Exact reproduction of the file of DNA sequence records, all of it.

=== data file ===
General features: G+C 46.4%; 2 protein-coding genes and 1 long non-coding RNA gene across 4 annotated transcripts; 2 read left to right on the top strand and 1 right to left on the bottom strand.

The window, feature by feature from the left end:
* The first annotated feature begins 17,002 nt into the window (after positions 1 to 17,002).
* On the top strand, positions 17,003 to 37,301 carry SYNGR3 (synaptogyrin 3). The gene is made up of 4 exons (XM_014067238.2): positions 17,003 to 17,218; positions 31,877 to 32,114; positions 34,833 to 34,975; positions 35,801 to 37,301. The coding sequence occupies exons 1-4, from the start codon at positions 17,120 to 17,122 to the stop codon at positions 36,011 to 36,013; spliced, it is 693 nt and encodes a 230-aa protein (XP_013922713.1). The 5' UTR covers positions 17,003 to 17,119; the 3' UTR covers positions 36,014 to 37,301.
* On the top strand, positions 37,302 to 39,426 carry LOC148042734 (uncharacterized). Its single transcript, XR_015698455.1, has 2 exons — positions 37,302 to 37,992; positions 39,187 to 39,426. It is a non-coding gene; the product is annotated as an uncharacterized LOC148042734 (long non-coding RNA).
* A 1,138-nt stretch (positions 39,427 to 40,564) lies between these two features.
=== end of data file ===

General features: G+C 46.4%; 2 protein-coding genes and 1 long non-coding RNA gene across 4 annotated transcripts; 2 read left to right on the top strand and 1 right to left on the bottom strand.

The window, feature by feature from the left end:
* The first annotated feature begins 17,002 nt into the window (after positions 1 to 17,002).
* On the top strand, positions 17,003 to 37,301 carry SYNGR3 (synaptogyrin 3). The gene is made up of 4 exons (XM_014067238.2): positions 17,003 to 17,218; positions 31,877 to 32,114; positions 34,833 to 34,975; positions 35,801 to 37,301. The coding sequence occupies exons 1-4, from the start codon at positions 17,120 to 17,122 to the stop codon at positions 36,011 to 36,013; spliced, it is 693 nt and encodes a 230-aa protein (XP_013922713.1). The 5' UTR covers positions 17,003 to 17,119; the 3' UTR covers positions 36,014 to 37,301.
* On the top strand, positions 37,302 to 39,426 carry LOC148042734 (uncharacterized). Its single transcript, XR_015698455.1, has 2 exons — positions 37,302 to 37,992; positions 39,187 to 39,426. It is a non-coding gene; the product is annotated as an uncharacterized LOC148042734 (long non-coding RNA).
* A 1,138-nt stretch (positions 39,427 to 40,564) lies between these two features.